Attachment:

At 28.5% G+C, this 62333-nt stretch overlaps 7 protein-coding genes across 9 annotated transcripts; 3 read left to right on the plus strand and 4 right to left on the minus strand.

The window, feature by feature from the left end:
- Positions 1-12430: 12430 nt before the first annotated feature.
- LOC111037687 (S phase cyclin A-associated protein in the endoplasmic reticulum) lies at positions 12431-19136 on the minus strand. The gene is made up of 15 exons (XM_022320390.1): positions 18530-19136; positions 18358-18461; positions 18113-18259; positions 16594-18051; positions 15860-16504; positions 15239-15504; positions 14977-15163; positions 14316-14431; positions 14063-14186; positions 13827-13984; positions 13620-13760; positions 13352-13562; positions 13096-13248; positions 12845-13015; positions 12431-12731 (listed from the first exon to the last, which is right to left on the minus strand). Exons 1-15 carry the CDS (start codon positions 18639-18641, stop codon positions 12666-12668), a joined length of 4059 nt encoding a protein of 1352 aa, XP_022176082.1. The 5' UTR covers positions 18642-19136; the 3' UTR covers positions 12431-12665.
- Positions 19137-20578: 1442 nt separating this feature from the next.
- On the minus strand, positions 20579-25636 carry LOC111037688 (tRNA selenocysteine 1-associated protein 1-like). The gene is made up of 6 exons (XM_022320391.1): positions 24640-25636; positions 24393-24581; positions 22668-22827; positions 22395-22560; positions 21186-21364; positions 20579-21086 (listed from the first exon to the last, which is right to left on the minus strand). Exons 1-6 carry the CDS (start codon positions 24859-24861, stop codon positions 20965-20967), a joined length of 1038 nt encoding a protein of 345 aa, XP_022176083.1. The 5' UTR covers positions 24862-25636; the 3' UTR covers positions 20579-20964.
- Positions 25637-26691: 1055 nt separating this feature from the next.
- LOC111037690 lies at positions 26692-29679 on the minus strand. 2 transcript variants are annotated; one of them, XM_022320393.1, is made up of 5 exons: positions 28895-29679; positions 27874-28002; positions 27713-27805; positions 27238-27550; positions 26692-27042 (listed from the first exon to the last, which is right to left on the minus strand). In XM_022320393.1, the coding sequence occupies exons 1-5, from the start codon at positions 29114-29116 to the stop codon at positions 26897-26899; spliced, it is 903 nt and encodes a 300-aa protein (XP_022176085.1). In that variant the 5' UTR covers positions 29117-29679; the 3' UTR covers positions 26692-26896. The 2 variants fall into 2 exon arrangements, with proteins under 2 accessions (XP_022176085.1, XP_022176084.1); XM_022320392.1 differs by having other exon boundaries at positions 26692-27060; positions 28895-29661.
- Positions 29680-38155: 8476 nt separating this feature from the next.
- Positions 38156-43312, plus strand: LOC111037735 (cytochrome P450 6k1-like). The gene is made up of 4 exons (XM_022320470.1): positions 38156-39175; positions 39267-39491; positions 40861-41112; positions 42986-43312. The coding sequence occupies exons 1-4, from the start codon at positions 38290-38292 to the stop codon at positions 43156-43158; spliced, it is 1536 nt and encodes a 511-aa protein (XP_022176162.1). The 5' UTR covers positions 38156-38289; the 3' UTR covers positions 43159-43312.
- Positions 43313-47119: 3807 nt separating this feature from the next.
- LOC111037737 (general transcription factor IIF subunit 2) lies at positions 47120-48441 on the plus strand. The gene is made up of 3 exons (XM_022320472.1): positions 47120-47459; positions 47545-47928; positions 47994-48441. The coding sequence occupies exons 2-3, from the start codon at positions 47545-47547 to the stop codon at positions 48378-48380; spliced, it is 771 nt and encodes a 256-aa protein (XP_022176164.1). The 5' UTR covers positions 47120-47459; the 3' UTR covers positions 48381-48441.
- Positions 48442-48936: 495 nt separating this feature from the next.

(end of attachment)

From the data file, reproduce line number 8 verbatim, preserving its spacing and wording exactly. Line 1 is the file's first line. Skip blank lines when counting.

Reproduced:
- LOC111037690 lies at positions 26692-29679 on the minus strand. 2 transcript variants are annotated; one of them, XM_022320393.1, is made up of 5 exons: positions 28895-29679; positions 27874-28002; positions 27713-27805; positions 27238-27550; positions 26692-27042 (listed from the first exon to the last, which is right to left on the minus strand). In XM_022320393.1, the coding sequence occupies exons 1-5, from the start codon at positions 29114-29116 to the stop codon at positions 26897-26899; spliced, it is 903 nt and encodes a 300-aa protein (XP_022176085.1). In that variant the 5' UTR covers positions 29117-29679; the 3' UTR covers positions 26692-26896. The 2 variants fall into 2 exon arrangements, with proteins under 2 accessions (XP_022176085.1, XP_022176084.1); XM_022320392.1 differs by having other exon boundaries at positions 26692-27060; positions 28895-29661.